“For I desire mercy, not sacrifice, and acknowledgment of God rather than burnt offerings” (Hosea 6:6).
Continued from Jesus Who?—The Would-Be Stone Throwers.
As in the account of the woman caught in adultery, the Parable of the Pharisee and the Tax Collector (Publican) strikes at the heart of hypocrisy, by addressing those who pride themselves on being righteous. Moreover, Jesus uses the parable to illustrate what God spoke in Hosea: “For I desire mercy, not sacrifice, and acknowledgment of God rather than burnt offerings” (6:6), and whether the two are directly connected or not, Jesus demonstrates God’s desire for mercy in the calling of Matthew, the tax collector.
To some who were confident of their own righteousness and looked down on everyone else, Jesus told this parable: “Two men went up to the temple to pray, one a Pharisee and the other a tax collector. The Pharisee stood by himself and prayed: ‘God, I thank you that I am not like other people—robbers, evildoers, adulterers—or even like this tax collector. I fast twice a week and give a tenth of all I get.’ “But the tax collector stood at a distance. He would not even look up to heaven, but beat his breast and said, ‘God, have mercy on me, a sinner.’ “I tell you that this man, rather than the other, went home justified before God. For all those who exalt themselves will be humbled, and those who humble themselves will be exalted” (Luke 18:9-14).
Despised by the people, among other things, for collaborating with an oppressive foreign power, tax collectors were well known for enriching themselves at the expense of the poor and marginalized, as well as for running what amounted to a local mafia operation; there were few others more depraved than tax collectors, by biblical standards. Yet, Matthew records his own conversion story: “As Jesus went on from there, he saw a man named Matthew sitting at the tax collector’s booth. ‘Follow me,’ he told him, and Matthew got up and followed him” (Matthew 9:9). Matthew was a most unlikely candidate, so it comes as no surprise that the Pharisees questioned the company Jesus was keeping next in the account. “While Jesus was having dinner at Matthew’s house, many tax collectors and sinners came and ate with him and his disciples. When the Pharisees saw this, they asked his disciples, ‘Why does your teacher eat with tax collectors and sinners?’” (Matthew 9:10-11). Quoting from Hosea, Jesus then answers His critics plainly, “I did not come to call the righteous, but sinners.” Jesus came to call all men to repentance, for all have fallen short, but His call is only effective for those who acknowledge themselves to be sinners.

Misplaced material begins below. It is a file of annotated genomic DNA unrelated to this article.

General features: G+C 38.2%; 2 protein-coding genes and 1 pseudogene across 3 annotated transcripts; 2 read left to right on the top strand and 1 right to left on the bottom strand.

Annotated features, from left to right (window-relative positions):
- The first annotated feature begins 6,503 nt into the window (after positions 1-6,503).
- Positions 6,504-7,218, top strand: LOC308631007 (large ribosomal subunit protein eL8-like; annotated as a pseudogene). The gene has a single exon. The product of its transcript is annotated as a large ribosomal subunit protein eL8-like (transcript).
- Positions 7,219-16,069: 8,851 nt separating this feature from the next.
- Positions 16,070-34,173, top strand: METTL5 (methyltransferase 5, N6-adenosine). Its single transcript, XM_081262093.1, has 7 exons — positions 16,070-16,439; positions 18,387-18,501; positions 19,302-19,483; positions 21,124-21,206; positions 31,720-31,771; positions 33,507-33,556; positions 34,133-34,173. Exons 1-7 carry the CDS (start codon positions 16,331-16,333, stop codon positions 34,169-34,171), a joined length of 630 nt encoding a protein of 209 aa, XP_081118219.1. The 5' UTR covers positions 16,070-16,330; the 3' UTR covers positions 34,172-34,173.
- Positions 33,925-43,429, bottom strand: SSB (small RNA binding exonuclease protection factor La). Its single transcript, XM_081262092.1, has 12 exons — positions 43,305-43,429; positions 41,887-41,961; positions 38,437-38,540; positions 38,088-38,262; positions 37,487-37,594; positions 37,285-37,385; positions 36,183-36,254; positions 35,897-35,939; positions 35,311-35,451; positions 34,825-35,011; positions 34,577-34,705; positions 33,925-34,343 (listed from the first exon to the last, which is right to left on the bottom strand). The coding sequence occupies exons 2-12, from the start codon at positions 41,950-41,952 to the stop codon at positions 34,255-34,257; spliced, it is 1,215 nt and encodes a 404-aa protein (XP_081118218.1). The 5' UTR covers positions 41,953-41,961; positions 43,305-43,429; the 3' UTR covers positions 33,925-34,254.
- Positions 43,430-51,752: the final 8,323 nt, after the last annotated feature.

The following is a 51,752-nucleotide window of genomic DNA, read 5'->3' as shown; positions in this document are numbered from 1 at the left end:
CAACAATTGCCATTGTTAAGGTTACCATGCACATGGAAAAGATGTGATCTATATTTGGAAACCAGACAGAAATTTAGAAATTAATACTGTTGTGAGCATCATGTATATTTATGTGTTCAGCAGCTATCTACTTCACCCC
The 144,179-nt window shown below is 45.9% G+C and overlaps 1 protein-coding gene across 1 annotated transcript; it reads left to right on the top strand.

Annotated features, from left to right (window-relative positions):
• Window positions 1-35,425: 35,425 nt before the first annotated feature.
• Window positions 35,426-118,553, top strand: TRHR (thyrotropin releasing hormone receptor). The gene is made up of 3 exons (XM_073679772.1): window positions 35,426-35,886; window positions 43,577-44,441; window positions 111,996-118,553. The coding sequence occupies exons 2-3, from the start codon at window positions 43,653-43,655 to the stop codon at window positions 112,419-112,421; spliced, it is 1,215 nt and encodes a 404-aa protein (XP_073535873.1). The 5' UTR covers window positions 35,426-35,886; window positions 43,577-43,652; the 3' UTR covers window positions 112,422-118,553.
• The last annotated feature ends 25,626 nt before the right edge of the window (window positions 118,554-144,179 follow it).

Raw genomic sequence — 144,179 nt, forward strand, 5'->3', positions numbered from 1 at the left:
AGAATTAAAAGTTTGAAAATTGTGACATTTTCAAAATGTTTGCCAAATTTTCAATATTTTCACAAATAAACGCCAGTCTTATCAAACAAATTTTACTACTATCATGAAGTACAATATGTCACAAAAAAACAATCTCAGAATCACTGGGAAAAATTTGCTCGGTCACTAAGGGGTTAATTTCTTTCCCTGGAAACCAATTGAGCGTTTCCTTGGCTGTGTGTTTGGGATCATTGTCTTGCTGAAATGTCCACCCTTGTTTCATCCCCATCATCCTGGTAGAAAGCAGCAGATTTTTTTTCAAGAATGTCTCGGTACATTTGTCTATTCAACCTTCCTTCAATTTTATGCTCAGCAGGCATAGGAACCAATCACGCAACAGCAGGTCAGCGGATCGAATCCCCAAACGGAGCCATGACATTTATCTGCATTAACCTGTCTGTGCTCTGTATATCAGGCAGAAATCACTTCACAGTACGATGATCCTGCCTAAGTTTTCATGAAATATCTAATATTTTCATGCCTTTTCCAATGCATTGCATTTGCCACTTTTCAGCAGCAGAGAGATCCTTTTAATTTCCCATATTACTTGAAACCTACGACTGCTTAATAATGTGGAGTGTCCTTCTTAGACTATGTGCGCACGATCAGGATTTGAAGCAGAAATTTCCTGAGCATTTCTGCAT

The scripture considered in this post is full of any number of other revelations and wonderful truths worth exploring, but I have written what I believe the Holy Spirit has guided me to write.
As with the would-be stone throwers in the previous post, Jesus’ response to the Pharisees demonstrates, again, that grace isn’t truly grace without repentance. Jesus drives home the reality that without internal transformation it’s impossible to gain entrance into the kingdom; a transformation out of reach to those who don’t recognize their need. Therefore, teaching otherwise is anything but loving, because it doesn’t lead to Christ at all. No wonder the Lord gave us this warning: “Therefore anyone who sets aside one of the least of these commands and teaches others accordingly will be called least in the kingdom of heaven, but whoever practices and teaches these commands will be called great in the kingdom of heaven. For I tell you that unless your righteousness surpasses that of the Pharisees and the teachers of the law, you will certainly not enter the kingdom of heaven” (Matthew 5:19-20). Until next time!
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Thank you for reading! God bless!
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“…teaching otherwise, under the guise of inclusion, is anything but loving, because it doesn’t lead to Christ at all.” Amen! If the bridge is out, you block the way and tell people, even if they are irritated with you at first.
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